Keywords: breastfeeding, communication, interprofessional, patient participation, responsibility

Introduction

Midwife support is both very valuable and under-recognized (Simkin 1996). The needs of breastfeeding mothers often remain unmet (McInnes & Chambers 2008; Zwedberg 2010: Schmied et.al 2011). Professional emotional support, thus from someone who patiently listens and seeks to understand, seems to be crucial in the re-establishment of self-esteem in new mothers (Dykes et.al 2003; Gill 2001).

Breastfeeding has both biological and emotional impacts on the mother’s and the child’s health. Close physical contact with the baby and the particular manner in which a child is breastfed are important in bonding, and can make the attachment going easier between the mother and the child (Klaus et.al 1996; Ljungberg 1995). Such bonding increases the chance that a child will continue to receive maternal care; this is a mutual relationship (Berg 2005). Both general care and breastfeeding are interactional in nature and can be regarded as the outcomes of a “negotiation process” triggered by interactive initiatives of the infant and the caregiver’s interpretations and responses thereto. A parallel negotiation process is evident between a mother and her midwife. New mothers seek role models (Stern et.al 1999) and midwives are trusted givers of professional care. If a midwife is not supportive of a process, the mother-infant interaction can be seriously affected (Karl et.al 2006). Two Meta synthesis studies declare breastfeeding consultations are inadequate often because of time pressure and inadequate staffing; and note also there are many not supportive midwives (McInnes & Chambers 2008; Schmied et.al 2011).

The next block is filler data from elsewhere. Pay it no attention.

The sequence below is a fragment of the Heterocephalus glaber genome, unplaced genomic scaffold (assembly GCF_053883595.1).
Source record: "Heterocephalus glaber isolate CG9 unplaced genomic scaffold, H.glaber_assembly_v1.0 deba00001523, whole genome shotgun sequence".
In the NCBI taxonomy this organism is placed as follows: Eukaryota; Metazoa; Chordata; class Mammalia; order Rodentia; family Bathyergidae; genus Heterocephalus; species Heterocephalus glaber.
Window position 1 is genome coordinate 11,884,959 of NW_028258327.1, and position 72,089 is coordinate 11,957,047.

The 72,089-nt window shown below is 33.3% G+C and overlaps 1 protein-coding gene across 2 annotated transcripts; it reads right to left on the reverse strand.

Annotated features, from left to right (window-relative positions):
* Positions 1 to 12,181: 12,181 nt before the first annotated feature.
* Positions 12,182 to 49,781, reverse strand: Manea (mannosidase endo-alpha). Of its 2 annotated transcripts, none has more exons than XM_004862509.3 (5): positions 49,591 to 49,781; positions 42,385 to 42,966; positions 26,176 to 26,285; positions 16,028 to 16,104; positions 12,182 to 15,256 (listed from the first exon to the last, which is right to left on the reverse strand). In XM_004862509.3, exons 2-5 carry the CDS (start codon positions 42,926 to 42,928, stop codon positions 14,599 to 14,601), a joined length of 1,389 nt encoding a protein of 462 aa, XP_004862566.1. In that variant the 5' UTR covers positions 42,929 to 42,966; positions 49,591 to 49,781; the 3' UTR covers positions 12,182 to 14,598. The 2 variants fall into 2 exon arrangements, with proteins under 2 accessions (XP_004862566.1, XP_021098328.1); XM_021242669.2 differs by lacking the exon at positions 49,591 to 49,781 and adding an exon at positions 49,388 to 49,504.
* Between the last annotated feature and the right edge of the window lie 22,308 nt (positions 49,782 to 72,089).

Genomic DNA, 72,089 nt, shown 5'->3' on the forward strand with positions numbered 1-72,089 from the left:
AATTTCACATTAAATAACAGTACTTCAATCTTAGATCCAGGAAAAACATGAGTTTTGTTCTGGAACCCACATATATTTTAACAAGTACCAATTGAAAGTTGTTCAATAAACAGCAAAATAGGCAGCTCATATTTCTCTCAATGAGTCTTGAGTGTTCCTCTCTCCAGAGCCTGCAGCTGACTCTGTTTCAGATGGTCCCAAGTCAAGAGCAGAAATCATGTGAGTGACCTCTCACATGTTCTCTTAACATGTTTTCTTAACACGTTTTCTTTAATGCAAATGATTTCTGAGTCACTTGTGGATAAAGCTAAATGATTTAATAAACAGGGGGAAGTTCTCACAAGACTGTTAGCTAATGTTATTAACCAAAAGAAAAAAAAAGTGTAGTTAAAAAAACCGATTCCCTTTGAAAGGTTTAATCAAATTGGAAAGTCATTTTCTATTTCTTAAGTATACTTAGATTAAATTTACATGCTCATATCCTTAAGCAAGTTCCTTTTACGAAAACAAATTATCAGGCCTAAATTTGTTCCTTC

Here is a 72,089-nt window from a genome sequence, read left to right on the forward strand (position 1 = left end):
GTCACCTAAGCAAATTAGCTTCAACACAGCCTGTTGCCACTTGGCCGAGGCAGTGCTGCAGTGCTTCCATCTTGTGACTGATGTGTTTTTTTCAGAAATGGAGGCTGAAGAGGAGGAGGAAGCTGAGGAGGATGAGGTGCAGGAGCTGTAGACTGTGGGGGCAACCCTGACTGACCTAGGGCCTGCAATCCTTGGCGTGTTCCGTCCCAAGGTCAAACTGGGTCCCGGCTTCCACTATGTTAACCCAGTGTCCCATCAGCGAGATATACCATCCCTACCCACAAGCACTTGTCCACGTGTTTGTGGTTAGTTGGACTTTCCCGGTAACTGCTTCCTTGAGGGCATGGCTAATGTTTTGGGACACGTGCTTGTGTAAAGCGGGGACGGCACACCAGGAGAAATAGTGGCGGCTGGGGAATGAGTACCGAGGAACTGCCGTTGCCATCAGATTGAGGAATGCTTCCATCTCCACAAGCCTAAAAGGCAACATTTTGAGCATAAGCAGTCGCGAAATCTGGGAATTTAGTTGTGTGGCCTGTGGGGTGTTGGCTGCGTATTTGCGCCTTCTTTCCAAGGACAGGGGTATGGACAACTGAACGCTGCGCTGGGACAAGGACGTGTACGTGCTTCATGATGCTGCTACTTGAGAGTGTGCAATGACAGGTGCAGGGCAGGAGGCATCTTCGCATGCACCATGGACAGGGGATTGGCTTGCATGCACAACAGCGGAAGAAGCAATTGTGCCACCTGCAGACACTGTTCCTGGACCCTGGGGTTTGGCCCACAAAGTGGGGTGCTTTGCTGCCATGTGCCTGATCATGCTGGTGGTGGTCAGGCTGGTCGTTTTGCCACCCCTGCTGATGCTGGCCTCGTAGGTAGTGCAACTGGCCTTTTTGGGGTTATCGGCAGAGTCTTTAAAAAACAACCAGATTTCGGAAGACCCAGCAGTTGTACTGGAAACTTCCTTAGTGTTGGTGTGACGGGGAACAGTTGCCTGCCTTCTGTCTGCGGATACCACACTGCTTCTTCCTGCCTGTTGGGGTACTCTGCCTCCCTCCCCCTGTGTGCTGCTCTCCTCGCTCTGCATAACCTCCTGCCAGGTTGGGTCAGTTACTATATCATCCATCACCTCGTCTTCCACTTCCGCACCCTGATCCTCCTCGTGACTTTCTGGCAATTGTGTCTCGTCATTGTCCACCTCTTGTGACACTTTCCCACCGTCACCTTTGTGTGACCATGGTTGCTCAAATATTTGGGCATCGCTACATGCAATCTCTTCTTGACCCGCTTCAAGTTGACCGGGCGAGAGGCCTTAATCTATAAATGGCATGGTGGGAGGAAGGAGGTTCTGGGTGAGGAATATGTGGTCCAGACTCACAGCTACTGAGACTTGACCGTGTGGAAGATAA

The Swedish Act on Patient Safety (2010) decrees that planned care should include maternal consultation. A midwife is endowed with professional knowledge and values. It is thus best if infant care planning features a dialogue between a mother and her midwife; the mother should be involved to influence the plan (The National Board of Health and Welfare 2012).